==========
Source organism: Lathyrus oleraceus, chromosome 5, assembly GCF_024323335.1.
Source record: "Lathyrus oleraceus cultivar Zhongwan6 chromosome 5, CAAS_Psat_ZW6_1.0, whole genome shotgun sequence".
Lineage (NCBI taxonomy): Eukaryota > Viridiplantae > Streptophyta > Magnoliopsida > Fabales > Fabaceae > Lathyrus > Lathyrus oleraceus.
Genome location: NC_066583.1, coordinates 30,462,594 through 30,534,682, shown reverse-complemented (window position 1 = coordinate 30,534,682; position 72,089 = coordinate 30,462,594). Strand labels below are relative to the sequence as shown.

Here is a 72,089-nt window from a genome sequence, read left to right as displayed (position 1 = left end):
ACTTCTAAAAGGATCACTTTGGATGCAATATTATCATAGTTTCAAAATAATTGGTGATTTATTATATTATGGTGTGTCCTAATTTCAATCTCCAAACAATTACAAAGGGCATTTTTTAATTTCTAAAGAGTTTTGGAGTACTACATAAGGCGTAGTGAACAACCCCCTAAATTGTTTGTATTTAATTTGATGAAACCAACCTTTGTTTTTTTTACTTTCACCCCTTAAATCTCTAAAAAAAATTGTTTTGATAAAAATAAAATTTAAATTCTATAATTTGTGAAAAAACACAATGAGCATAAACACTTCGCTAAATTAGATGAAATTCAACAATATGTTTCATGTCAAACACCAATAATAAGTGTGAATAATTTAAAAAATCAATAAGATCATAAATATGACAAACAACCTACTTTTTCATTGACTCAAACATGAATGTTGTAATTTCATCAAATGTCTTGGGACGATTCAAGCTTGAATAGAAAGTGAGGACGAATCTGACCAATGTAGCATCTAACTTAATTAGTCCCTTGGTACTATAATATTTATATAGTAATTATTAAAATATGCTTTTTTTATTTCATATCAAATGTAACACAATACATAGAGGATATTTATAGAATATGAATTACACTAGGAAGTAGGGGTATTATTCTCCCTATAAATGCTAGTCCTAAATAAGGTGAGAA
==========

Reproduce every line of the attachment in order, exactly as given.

Source organism: Lathyrus oleraceus, chromosome 5, assembly GCF_024323335.1.
Source record: "Lathyrus oleraceus cultivar Zhongwan6 chromosome 5, CAAS_Psat_ZW6_1.0, whole genome shotgun sequence".
Lineage (NCBI taxonomy): Eukaryota > Viridiplantae > Streptophyta > Magnoliopsida > Fabales > Fabaceae > Lathyrus > Lathyrus oleraceus.
Genome location: NC_066583.1, coordinates 30,462,594 through 30,534,682, shown reverse-complemented (window position 1 = coordinate 30,534,682; position 72,089 = coordinate 30,462,594). Strand labels below are relative to the sequence as shown.

Here is a 72,089-nt window from a genome sequence, read left to right as displayed (position 1 = left end):
ACTTCTAAAAGGATCACTTTGGATGCAATATTATCATAGTTTCAAAATAATTGGTGATTTATTATATTATGGTGTGTCCTAATTTCAATCTCCAAACAATTACAAAGGGCATTTTTTAATTTCTAAAGAGTTTTGGAGTACTACATAAGGCGTAGTGAACAACCCCCTAAATTGTTTGTATTTAATTTGATGAAACCAACCTTTGTTTTTTTTACTTTCACCCCTTAAATCTCTAAAAAAAATTGTTTTGATAAAAATAAAATTTAAATTCTATAATTTGTGAAAAAACACAATGAGCATAAACACTTCGCTAAATTAGATGAAATTCAACAATATGTTTCATGTCAAACACCAATAATAAGTGTGAATAATTTAAAAAATCAATAAGATCATAAATATGACAAACAACCTACTTTTTCATTGACTCAAACATGAATGTTGTAATTTCATCAAATGTCTTGGGACGATTCAAGCTTGAATAGAAAGTGAGGACGAATCTGACCAATGTAGCATCTAACTTAATTAGTCCCTTGGTACTATAATATTTATATAGTAATTATTAAAATATGCTTTTTTTATTTCATATCAAATGTAACACAATACATAGAGGATATTTATAGAATATGAATTACACTAGGAAGTAGGGGTATTATTCTCCCTATAAATGCTAGTCCTAAATAAGGTGAGAA